“With unemployment still rising and some social distancing measures likely to remain in place once the economy re-opens, home buyer demand is unlikely to return to pre-Covid-19 levels quickly. Credit availability may further constrain the housing market should rising defaults result in more wariness from lenders,” he added.
Existing home sales fell -8.5% in March, just above last years level. Median existing home price was up 8.0% from a year ago to $280,600. Housing inventory also increased, up 2.7%, but supply remains 10.2% smaller than a year ago. https://t.co/lLTb4KYmGO
— MTS Insights (@MTSInsights) April 21, 2020
Meanwhile, Wells Fargo Securities said its recession models “hit a ceiling in March”, suggesting it may be the starting month for a recession in the US.
In the UK, the FTSE 100 was making a late attempt to apply some lipstick to what has been a pig of a day for equity markets, recovering to 5,700, down 113 points (2.0%).
2.15pm: US markets to open sharply lower
Traders are bracing themselves for another pummelling on US markets today.
Spread betting quotes are indicating that the Dow Jones will open 626 points lower at 23,024 while the S&P 500 is seen kicking off 64 points weaker at 2,759.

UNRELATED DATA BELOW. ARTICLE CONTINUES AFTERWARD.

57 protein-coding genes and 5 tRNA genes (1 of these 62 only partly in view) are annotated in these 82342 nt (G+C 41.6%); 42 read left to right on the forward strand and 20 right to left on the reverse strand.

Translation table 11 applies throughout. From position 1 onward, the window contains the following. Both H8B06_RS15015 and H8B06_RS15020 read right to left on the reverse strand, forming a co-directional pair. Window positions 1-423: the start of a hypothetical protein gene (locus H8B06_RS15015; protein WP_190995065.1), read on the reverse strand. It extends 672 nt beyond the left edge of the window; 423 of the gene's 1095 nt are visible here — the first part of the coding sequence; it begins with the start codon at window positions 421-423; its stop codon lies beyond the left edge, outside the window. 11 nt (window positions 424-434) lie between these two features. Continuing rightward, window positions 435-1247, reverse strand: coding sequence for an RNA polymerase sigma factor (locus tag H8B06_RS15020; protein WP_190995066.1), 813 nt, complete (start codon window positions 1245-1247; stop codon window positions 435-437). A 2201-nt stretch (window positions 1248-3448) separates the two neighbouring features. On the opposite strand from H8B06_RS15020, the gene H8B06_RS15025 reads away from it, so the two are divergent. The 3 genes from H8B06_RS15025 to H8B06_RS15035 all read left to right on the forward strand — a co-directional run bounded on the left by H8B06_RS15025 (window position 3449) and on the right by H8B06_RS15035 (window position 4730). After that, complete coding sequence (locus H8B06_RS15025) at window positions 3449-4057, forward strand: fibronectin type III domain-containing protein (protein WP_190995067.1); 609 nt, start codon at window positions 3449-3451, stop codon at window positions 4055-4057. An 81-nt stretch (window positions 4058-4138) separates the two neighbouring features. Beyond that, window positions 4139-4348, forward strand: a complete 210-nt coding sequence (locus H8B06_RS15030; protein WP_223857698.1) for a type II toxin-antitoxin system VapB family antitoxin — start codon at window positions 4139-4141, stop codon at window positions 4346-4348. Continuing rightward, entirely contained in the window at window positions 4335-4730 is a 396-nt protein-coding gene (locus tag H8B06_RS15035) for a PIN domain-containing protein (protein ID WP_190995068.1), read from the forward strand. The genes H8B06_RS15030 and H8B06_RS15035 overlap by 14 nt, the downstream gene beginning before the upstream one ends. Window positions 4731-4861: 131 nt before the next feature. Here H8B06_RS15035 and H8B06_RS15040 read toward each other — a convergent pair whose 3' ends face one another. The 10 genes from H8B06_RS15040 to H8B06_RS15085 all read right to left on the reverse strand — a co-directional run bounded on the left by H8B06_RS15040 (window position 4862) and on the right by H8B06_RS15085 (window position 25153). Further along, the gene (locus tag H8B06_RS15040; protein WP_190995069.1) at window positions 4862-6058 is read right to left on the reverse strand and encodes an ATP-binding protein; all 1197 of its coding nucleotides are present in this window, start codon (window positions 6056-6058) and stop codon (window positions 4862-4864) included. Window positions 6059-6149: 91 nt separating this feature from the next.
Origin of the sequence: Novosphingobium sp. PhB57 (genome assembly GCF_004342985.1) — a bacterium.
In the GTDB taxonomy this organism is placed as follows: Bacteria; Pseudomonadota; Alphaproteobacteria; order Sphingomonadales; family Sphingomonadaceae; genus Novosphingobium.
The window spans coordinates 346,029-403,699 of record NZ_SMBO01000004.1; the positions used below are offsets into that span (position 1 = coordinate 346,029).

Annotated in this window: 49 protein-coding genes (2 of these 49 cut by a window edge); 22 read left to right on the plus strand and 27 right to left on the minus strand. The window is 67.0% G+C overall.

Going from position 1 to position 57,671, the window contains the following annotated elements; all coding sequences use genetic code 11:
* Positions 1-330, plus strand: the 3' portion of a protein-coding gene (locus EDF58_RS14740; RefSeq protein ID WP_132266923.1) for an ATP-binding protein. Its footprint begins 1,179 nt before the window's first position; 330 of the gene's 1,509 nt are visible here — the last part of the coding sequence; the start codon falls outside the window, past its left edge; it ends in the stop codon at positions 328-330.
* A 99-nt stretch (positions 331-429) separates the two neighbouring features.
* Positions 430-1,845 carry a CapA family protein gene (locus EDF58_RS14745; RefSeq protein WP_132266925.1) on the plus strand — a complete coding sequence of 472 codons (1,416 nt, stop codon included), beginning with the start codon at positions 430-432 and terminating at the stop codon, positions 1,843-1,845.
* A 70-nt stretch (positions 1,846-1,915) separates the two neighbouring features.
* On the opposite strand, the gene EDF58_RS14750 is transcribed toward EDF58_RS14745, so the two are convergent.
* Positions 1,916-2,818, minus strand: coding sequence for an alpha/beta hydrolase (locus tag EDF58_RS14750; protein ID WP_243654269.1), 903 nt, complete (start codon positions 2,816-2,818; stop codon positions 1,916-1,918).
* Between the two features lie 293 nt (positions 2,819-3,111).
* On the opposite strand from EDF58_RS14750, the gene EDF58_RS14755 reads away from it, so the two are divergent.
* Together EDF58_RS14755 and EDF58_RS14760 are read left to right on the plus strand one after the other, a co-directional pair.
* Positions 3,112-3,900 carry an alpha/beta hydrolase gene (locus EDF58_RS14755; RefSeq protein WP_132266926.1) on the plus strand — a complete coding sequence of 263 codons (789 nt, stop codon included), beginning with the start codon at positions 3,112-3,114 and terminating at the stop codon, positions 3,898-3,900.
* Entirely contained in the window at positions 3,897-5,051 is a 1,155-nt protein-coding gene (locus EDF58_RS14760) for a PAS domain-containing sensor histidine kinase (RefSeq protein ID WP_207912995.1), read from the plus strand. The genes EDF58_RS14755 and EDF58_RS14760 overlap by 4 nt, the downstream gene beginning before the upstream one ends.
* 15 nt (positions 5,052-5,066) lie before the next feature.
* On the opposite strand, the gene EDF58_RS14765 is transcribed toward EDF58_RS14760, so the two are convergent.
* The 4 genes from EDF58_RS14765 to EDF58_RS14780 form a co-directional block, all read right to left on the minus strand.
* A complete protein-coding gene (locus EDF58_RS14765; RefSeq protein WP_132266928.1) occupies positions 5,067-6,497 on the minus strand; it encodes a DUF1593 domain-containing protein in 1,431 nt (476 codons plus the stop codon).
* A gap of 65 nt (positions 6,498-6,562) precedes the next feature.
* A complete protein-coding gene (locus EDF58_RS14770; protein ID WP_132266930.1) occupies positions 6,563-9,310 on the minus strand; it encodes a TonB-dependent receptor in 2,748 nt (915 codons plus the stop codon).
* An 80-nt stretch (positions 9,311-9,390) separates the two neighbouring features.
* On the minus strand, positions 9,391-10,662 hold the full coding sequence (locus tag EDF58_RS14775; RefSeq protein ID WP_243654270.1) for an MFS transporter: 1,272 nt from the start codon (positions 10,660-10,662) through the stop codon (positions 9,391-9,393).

In London, the FTSE 100 was at its lowest point of the day – 5,670, down 143 points (2.5%).
Despite the shellacking being taken by equities, attention remains firmly focused on the oil market, where the rout continues.
In fact, the word “rout” seems to be supplanting “unprecedented” as the most overused word by talking heads.
“Oils rout continues to command all the attention in global markets, as investors move on from the Covid-19 crisis to the complete breakdown of normality in one of the world economys most vital components,” said Chris Beauchamp at IG.
“While the May contract is now banished to the history books, it looks like the June contract is going the same way, falling below $20 and then taking out $19 and $18 in short order for WTI, while Brent crude has met the same fate,” he added.
“We are witnessing markets finally play catch-up to the reality on the ground in the oil market – huge oversupply and non-existent demand have combined with nearly-full storage facilities to drive complete dislocation in the crude oil market and this is being felt in stock markets too, which could not long remain indifferent to the chaos but as risk appetite vanishes, the carnage has spread beyond oil stocks, hitting mining shares, banks and indeed almost every other sector on the FTSE 100,” Beauchamp continued.
To paraphrase Jaws II, just when you thought it was safe to go back into the stock market, Beauchamp has a warning for investors.
“Having decided they could weather the coronavirus crisis, equities now have to reckon with an entirely different problem.”